In his annual State of the University Address on Oct. 23, Loyola University Maryland President Rev. Brian F. Linnane, S.J., commended the continuous efforts of the Loyola community to achieve goals outlined in the University’s strategic plan despite the ongoing challenges of trying economic times.
"We did not compromise on our vision or our goals. And of that, I am immensely proud—of our students, of our faculty, of our administrators and staff—and of the alumni, parents, and other friends who helped make Loyola’s continued advancement possible," Fr. Linnane said during his address in the Alumni Memorial Chapel.
Adopted in 2008, Loyola’s strategic plan, Grounded in Tradition, Educating for the Future, is meant to shape the University for years to come, with an overall goal of making Loyola the nation’s leading Catholic, comprehensive university. While the global financial downturn has pushed the strategic plan's end date from 2013 to 2015, Fr. Linnane cited the substantial progress that has already been made in the plan's core initiatives as a testament to Loyola's commitment to quality, growth, and innovation.
Those initiatives extend in and out of the classroom:
- Loyola is creating interdisciplinary living-learning communities for all first-year students as part of the Messina program that will begin to roll out in fall 2013.
- Faculty in the University's natural sciences programs have been awarded more than $500,000 in grants and awards this year alone, and Loyola has partnered with England's Newcastle University to open a study abroad center on Newcastle’s campus with a focus on the sciences.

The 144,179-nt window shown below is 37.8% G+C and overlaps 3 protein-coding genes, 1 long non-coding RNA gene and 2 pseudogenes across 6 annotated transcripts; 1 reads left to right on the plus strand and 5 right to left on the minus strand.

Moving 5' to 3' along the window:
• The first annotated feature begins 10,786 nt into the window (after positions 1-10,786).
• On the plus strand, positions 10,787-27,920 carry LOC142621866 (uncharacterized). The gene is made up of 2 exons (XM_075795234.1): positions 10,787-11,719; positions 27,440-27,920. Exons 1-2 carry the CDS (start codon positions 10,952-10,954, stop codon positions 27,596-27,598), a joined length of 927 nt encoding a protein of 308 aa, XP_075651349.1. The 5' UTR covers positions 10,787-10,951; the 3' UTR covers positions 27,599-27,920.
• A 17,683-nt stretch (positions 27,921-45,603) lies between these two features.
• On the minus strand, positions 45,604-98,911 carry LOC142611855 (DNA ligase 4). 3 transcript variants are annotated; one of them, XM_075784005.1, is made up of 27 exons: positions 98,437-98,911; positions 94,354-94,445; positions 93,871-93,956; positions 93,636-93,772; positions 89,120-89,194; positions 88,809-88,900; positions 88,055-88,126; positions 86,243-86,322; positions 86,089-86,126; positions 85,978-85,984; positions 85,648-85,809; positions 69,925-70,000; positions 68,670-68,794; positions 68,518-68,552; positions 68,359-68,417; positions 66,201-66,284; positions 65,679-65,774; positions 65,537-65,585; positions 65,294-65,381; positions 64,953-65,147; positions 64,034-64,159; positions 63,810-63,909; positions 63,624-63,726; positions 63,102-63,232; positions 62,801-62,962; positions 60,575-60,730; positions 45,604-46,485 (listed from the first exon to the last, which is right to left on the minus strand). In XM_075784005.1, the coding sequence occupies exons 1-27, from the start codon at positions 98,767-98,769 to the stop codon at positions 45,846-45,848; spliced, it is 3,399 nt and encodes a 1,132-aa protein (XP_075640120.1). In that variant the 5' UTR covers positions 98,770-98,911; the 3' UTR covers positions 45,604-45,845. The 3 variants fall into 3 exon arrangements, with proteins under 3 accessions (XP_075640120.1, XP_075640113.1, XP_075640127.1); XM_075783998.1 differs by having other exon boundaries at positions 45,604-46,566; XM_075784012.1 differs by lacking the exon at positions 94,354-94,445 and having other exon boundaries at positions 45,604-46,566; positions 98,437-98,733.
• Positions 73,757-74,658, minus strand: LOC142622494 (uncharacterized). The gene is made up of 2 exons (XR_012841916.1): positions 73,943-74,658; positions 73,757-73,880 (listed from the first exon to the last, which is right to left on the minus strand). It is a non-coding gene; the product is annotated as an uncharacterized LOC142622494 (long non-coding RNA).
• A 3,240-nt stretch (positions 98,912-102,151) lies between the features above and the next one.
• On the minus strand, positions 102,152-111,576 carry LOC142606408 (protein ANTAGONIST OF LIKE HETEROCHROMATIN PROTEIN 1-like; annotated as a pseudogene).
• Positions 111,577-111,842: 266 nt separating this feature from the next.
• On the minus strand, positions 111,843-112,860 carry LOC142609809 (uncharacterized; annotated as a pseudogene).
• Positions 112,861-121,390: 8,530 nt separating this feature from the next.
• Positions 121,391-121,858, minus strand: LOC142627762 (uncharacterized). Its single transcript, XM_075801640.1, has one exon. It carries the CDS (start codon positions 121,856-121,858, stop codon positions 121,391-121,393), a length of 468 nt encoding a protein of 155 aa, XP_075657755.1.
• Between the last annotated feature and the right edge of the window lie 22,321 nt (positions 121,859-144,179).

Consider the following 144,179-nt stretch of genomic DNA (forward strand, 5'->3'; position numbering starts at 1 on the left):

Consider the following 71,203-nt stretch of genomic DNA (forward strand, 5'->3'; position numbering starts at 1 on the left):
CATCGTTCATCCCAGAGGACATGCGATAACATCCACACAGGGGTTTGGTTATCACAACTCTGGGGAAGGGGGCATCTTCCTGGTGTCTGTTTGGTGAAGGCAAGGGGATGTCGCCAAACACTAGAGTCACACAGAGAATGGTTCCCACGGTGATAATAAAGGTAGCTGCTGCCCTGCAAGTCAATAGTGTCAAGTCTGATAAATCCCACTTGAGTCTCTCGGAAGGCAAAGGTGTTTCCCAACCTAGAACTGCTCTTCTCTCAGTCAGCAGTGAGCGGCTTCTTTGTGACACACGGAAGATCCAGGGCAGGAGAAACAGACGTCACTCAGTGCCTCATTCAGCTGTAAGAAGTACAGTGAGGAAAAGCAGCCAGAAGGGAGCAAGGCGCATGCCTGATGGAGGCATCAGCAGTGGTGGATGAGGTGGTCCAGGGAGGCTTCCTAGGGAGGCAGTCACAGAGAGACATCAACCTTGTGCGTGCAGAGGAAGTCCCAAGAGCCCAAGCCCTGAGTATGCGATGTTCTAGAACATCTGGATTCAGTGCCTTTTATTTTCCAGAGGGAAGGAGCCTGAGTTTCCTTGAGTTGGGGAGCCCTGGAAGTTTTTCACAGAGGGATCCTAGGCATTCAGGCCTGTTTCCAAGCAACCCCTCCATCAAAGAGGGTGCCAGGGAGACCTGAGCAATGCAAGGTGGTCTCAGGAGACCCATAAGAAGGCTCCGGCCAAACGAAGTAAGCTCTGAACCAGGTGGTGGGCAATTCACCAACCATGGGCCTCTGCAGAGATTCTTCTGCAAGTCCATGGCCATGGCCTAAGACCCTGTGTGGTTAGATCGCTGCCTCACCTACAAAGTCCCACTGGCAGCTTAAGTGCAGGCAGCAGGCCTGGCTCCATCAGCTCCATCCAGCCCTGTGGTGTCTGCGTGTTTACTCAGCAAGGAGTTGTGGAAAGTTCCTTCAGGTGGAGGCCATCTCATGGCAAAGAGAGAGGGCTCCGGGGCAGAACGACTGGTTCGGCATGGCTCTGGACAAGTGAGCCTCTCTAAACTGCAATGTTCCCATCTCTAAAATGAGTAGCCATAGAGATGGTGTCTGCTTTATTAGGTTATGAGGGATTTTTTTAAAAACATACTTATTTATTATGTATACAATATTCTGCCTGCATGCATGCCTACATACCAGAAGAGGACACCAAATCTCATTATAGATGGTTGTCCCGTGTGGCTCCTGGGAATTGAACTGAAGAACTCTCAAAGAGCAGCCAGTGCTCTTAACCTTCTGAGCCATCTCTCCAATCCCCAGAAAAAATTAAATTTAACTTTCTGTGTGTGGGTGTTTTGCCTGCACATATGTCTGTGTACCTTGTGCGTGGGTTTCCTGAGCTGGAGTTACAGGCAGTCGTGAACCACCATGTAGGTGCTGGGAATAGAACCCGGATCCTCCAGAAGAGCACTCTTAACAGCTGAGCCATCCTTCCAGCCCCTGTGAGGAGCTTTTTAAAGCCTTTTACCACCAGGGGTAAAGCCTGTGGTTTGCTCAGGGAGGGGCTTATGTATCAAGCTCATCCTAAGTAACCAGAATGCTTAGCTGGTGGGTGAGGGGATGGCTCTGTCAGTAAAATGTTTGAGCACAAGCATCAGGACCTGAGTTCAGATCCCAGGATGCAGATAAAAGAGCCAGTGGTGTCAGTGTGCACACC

- The Loyola Clinical Centers recently received $50,000 to support its growing brain injury and brain disorders rehabilitation services.
- A farmer’s market pilot program organized by Loyola'sYork Road Initiative in 2011 expanded to 10 days over 10 weeks this summer.
Fr. Linnane concluded the list of strategic plan accomplishments with kudos for Loyola athletics. Fresh off unforgettable, record-breaking seasons for the MAAC champion men’s basketball team and NCAA champion men’s lacrosse team, Loyola announced earlier this summer its move to the prestigious Patriot League beginning with the 2013-14 year.
Fr. Linnane stressed, however, that there is still much work to do.
"I am both proud of all we have achieved so far and confident that we have the commitment and talent in place to ultimately realize [our goals]," said Fr. Linnane. "But I also recognize the process has not been easy, and is unlikely to become any less demanding in the years to come."
Much of that demanding work, noted Fr. Linnane, will be devoted to increasing the proportion of the high achieving applicants admitted to Loyola who choose to enroll, addressing issues of affordability, cost, and value. A crucial step will be an effort to increase Loyola's financial aid budget to provide more attractive need-based and academic scholarship awards.
"Our ability to remain a university of choice for our nation's young men and women is the most important ingredient in our future strength," Fr. Linnane said.